By Timothy Wallace,2014-05-19 00:20
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    This information note has been prepared by Chris Davies MEP, the European Parliament‟s rapporteur on reducing C02 emissions from

    passenger cars.

    Chris Davies is the environment spokesman for the UK Liberal Democrats and represents the ALDE group on this issue.

    He can be contacted on: (0032) 2 284 5353 or 0044 7787 504516.

    A draft regulation on reducing C02 emissions from passenger cars is due to be adopted by the European Commission on Wednesday 19 November.

The President‟s office has taken the lead in preparing the proposals.

    The draft circulated for interservice consultation is far from complete and criticism has been voiced by some Commission DGs that they have not been given sufficient time for consideration. Copies of the impact assessments used to justify the recommendations have only been made available within the last few days.

    Despite the criticism that the plans may generate, the Commission, fresh

    from its success at the UN climate conference in Bali, wants to demonstrate that it is turning words into action, especially as adoption

    of other major pieces of climate change legislation (originally due on December 5) has now been put back to the end of January.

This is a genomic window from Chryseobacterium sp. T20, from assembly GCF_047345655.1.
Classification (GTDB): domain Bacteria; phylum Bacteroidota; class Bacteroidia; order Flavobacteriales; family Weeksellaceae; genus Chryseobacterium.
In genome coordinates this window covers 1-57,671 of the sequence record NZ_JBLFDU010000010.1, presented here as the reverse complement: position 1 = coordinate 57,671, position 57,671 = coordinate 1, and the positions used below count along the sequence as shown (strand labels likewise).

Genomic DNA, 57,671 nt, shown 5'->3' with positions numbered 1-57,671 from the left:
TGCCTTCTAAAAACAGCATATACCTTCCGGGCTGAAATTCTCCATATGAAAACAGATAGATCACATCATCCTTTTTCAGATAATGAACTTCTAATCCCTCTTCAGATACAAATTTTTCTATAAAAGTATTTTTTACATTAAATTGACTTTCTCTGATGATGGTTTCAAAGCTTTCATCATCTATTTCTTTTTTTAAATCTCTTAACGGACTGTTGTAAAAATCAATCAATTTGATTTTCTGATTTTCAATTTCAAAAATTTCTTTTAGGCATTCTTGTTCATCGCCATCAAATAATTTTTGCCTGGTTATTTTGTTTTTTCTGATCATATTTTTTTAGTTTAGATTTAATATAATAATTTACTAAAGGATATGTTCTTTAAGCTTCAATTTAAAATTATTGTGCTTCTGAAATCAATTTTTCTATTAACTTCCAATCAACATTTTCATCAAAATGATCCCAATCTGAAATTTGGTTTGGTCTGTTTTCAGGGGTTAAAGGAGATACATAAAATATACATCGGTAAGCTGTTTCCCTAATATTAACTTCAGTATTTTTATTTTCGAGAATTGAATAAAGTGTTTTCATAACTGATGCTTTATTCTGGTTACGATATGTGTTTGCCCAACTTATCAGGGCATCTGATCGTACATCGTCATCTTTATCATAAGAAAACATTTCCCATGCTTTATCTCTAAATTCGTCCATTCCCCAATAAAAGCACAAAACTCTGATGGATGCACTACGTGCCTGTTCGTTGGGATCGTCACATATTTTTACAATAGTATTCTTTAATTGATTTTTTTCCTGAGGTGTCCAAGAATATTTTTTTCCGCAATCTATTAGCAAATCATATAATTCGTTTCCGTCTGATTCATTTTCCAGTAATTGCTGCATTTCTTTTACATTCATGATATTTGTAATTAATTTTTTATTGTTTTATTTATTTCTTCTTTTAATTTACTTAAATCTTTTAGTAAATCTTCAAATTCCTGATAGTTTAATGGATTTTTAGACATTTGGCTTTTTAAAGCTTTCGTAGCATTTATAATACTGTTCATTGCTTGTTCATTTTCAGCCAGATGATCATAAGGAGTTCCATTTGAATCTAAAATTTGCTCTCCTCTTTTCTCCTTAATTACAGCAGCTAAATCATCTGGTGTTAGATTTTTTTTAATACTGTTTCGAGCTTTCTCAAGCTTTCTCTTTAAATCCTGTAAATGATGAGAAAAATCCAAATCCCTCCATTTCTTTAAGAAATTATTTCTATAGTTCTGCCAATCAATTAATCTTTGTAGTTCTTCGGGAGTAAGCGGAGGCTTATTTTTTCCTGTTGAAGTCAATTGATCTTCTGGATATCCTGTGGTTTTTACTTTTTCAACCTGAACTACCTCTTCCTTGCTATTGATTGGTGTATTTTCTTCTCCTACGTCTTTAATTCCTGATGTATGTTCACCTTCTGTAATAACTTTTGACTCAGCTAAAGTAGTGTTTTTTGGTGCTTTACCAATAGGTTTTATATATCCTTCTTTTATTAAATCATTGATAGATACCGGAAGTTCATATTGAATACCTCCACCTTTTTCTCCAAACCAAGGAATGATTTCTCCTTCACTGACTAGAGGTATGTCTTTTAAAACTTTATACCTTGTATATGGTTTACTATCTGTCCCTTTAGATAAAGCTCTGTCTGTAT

Officials are also aware that any further delay in the legislative process will give ammunition to car manufacturers seeking a longer period in which to comply.

    Passenger cars currently generate 12% of total EU C02 emissions and the figure is growing. The increase in the number and size of vehicles across Europe has cancelled out reductions made through improved fuel efficiency.

    A voluntary agreement reached 10 years ago between the EU and the car makers called for emissions from new cars to be reduced to an average of

    140g C02/km by 2008. However, latest figures suggest that average emissions are still at 160g C02/km despite the availability of technology that could permit significant reductions to be made.

    The draft regulation is expected to repeat a call made by the Commission

    in February for emissions from new cars to be reduced though improved technology to 130g C02/km, with an additional reduction to 120g C02/km to be achieved through the use of „complementary measures‟ such as

    biofuels and adoption of various devices the performance of which will depend on driver behaviour.

    However, although the aim will be achieve this overall level of reductions by the original target date of 2012 it is not clear that this

    will be a legally binding requirement. This will require clarification.

    The regulation will also propose that car manufacturers should be required to pay a penalty payment every year from 2012 with regard to every g C02/km by which the vehicles they put on the market exceed the individual target set for them. The size of the penalty payment will increase with each passing year. The proposals circulated within the Commission do not indicate the size of the financial penalties to be introduced except to say that it “should reflect technological costs”

    (ie the cost of achieving C02 reductions).